I have a collection of training documents with publication dates, where each document is labeled as belonging (or not) to some topic T. I want to train a model that will predict for a new document (with publication date) whether or not it belongs to T, where the publication date might be in the past or in the future. Assume that I have decomposed each training document's text into a set of features (e.g., TF-IDF of words or n-grams) suitable for analysis by an appropriate binary classification algorithm provided by a library like Weka (for instance, multinomial naive Bayes, random forests, or SVM). The concept to be learned exhibits multiple seasonality; i.e., the prior probability that an arbitrary document published on a given date belongs to T depends heavily on when the date falls in a 4-year cycle (due to elections), where it falls in an annual cycle (due to holidays), and on the day of the week.

My research indicates that classification algorithms generally assume (as part of their statistical models) that training data is randomly sampled from the same pool of data that the model will ultimately be applied to. When the distribution of classes in the training data differs substantially from the known distribution in the wild, this leads to the so-called "class imbalance" problem. There are ways of compensating for this, including over-sampling underrepresented classes, under-sampling overrepresented classes, and using cost-sensitive classification. This allows a model creator to implicitly specify the prior probability that a new document will be positively classified, but importantly (and unfortunately for my purposes), this prior probability is assumed to be equal for all new documents.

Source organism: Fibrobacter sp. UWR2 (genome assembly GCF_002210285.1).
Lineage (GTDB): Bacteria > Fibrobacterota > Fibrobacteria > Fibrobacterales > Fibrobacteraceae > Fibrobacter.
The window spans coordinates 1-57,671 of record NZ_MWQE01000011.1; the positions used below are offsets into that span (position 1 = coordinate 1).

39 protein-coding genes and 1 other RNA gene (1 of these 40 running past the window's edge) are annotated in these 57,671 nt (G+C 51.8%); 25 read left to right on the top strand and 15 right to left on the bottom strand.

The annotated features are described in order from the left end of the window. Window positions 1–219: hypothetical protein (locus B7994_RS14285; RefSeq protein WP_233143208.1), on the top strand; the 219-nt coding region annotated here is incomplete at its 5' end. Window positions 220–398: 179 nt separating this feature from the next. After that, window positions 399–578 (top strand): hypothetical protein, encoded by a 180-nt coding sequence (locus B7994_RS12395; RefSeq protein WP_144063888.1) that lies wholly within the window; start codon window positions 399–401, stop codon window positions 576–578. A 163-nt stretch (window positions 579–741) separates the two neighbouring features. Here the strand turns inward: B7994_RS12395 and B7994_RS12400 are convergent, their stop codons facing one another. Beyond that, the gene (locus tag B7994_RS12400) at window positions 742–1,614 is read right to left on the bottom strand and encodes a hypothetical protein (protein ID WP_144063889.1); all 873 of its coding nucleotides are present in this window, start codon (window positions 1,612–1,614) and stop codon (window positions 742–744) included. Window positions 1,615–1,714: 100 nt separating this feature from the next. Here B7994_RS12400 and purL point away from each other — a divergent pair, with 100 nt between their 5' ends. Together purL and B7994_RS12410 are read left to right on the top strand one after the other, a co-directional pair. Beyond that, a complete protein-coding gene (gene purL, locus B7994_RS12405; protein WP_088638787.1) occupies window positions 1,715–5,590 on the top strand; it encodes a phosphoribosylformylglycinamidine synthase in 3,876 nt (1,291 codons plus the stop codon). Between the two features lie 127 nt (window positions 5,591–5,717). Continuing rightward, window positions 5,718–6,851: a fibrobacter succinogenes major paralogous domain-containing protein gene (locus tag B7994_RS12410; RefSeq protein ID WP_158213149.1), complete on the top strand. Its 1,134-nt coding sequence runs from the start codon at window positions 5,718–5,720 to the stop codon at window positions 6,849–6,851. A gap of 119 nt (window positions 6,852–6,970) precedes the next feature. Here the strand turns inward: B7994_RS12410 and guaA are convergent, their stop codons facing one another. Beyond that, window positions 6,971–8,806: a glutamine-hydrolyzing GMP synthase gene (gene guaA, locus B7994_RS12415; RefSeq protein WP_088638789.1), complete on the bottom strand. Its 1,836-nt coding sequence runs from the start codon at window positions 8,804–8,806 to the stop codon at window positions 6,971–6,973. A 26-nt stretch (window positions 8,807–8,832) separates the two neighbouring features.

I require more flexibility in my model. Because of the concept's seasonality, when classifying a new document, the model must explicitly take the publication date into account when determining the prior probability that the document belongs to T, and when the model calculates the posterior probability of belonging to T in light of the document's features, this prior probability should be properly accounted for. I am looking for a classifier implementation that either (1) bakes sophisticated regression of prior probabilities based on dates into the classifier, or (2) can be extended with a user-specified regression function that takes a date as input and gives the prior probability as output.

I am most familiar with the Weka library, but am open to using other tools if they are appropriate to the job. What is the most straightforward way of accomplishing this task?


1 Answer 1


Check this example for feature concatenation. http://scikit-learn.org/stable/auto_examples/hetero_feature_union.html You might be successful in encoding the seasonality as an additional feature to use along with the features extracted from your texts.

Another example is specifically dealing with temporally correlated data https://github.com/JohnLangford/vowpal_wabbit/wiki/Malicious-URL-example


Your Answer

By clicking “Post Your Answer”, you agree to our terms of service and acknowledge you have read our privacy policy.

Not the answer you're looking for? Browse other questions tagged or ask your own question.